Commissioner's Statement on the Employment Situation News Release
Last Modified Date: September 04, 2009
Advance copies of this statement are made available to the press
under lock-up conditions with the explicit understanding that the
data are embargoed until 8:30 a.m. Eastern Daylight Time.
Bureau of Labor Statistics
Friday, September 4, 2009
Nonfarm payroll employment fell by 216,000 in August, and
the unemployment rate rose to 9.7 percent. Since the recession
began in December 2007, payroll employment has dropped by 6.9
million, and the unemployment rate has increased by 4.8
percentage points. Job losses have moderated in many industry
sectors in recent months.
Construction employment fell by 65,000 in August, about in
line with the trend since May. From November to April,
construction job losses averaged 117,000 per month. Since
December 2007, employment in the industry has fallen by 1.4
million. Thus far in 2009, job losses in nonresidential and
heavy construction combined have exceeded losses in the
residential components. In 2008, the residential components
accounted for a majority of construction's decline.
Employment in manufacturing declined by 63,000 in August.
The largest job losses were in motor vehicles and parts, computer
and electronic products, and fabricated metal products. Factory
employment has declined by 2.0 million since the start of the
recession, although losses have moderated over the last 2 months.
In August, job losses also continued in financial activities
and wholesale trade. The employment declines in both industries
have been smaller since May. Over the last 4 months, temporary
help employment was down an average of 11,000 per month, compared
with an average decline of 69,000 for the first 4 months of the
Over the month, employment continued to increase in health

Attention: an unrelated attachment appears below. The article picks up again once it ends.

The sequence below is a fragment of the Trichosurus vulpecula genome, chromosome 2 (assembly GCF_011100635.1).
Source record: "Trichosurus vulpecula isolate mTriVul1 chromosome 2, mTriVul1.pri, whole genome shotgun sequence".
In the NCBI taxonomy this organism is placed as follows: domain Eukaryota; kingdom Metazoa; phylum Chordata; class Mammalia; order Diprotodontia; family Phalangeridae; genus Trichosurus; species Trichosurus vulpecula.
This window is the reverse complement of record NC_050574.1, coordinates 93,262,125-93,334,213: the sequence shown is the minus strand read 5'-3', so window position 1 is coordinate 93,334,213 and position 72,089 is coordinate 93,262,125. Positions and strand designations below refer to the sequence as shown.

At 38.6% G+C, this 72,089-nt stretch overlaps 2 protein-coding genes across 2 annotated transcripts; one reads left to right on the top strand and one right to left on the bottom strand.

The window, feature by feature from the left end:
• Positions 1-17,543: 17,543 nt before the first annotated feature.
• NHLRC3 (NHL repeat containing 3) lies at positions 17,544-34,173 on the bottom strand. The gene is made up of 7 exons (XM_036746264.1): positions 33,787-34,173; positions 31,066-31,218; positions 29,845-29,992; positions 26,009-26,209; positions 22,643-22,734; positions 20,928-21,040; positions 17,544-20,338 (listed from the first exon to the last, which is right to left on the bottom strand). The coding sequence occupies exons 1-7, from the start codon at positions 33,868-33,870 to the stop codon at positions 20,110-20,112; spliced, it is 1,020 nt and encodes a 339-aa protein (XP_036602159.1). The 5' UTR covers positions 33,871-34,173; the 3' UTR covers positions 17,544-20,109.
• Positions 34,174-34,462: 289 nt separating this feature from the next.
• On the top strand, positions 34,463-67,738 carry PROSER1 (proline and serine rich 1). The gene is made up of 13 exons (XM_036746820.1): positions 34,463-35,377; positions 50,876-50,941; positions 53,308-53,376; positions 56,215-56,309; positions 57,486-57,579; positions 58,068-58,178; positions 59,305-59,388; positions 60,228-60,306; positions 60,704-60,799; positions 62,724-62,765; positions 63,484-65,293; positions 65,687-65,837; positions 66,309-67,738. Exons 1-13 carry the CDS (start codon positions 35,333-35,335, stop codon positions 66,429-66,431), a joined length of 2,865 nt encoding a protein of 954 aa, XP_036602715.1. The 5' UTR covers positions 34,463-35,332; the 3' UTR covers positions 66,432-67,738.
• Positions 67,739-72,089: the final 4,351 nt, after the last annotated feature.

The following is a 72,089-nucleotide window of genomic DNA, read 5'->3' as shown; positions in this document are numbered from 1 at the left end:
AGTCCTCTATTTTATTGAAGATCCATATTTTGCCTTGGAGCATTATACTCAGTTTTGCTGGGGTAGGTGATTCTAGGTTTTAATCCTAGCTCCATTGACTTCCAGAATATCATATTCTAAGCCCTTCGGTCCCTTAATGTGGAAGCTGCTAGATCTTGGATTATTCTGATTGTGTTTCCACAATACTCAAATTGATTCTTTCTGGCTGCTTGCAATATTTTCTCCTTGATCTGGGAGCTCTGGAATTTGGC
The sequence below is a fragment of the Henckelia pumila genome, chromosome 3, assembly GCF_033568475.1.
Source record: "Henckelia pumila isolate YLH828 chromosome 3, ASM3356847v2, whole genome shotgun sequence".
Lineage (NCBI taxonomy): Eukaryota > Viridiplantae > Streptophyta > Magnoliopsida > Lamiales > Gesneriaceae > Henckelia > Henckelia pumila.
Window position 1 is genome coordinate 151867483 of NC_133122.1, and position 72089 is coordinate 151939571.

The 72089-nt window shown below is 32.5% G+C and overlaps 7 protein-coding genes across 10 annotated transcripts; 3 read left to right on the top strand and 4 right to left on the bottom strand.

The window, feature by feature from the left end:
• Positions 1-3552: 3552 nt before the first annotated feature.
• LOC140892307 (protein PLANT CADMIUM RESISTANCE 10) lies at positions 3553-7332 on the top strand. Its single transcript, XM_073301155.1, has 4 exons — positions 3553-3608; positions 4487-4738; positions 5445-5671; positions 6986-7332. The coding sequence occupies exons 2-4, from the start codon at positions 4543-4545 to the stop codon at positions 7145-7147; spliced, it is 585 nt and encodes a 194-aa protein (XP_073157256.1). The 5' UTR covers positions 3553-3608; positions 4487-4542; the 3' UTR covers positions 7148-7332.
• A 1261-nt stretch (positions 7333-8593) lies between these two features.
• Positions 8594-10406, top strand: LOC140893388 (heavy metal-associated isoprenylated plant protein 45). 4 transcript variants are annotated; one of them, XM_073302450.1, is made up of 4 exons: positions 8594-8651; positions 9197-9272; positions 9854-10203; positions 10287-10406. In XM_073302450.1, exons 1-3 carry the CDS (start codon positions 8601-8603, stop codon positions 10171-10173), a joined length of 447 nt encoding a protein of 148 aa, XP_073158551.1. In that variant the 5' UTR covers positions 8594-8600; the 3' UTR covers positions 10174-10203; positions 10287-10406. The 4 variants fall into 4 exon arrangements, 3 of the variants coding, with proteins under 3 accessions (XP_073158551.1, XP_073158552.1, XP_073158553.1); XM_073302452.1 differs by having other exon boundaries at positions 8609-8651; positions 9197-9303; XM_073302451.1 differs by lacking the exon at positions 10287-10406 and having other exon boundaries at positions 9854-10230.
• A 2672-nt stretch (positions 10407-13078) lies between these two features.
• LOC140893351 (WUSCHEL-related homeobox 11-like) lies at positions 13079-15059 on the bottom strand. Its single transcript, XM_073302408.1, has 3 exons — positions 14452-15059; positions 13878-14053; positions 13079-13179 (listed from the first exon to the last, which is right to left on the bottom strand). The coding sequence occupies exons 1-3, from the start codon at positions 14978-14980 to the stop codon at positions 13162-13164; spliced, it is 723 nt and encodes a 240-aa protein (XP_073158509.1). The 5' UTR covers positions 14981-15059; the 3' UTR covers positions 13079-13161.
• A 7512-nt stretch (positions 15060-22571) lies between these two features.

care, with gains in ambulatory care and in nursing and
residential care facilities. Health care has continued to add
jobs during the recession, albeit at a slower pace in 2009.
Average hourly earnings for production and nonsupervisory
workers in the private sector rose by 6 cents in August to
$18.65. Over the past 12 months, average hourly earnings have
risen by 2.6 percent. From July 2008 to July 2009, the Consumer
Price Index for Urban Wage Earners and Clerical Workers declined
by 2.4 percent.
Turning now to some measures from our household survey, the
unemployment rate rose by 0.3 percentage point to 9.7 percent in
August. It had been little changed in June and July, after
increasing by 0.4 or 0.5 percentage point in each of the prior 6
months. When the recession began in December 2007, the jobless
rate was 4.9 percent. A total of 14.9 million persons were
unemployed in August, about twice the number at the start of the
The number of long-term unemployed remained high. In
August, 5.0 million people had been jobless for more than 6
months, nearly quadruple the number at the start of the
The employment-population ratio--the proportion of the
population that has a job--continued to trend down in August. At
59.2 percent, it has declined by 3.5 percentage points since the
Among the employed, there were 9.1 million persons working
part time in August who would have preferred full-time work. The
number of such workers has nearly doubled since the start of the
recession but has been little changed since March.
In summary, nonfarm payroll employment fell by 216,000 in
August, and the unemployment rate rose to 9.7 percent.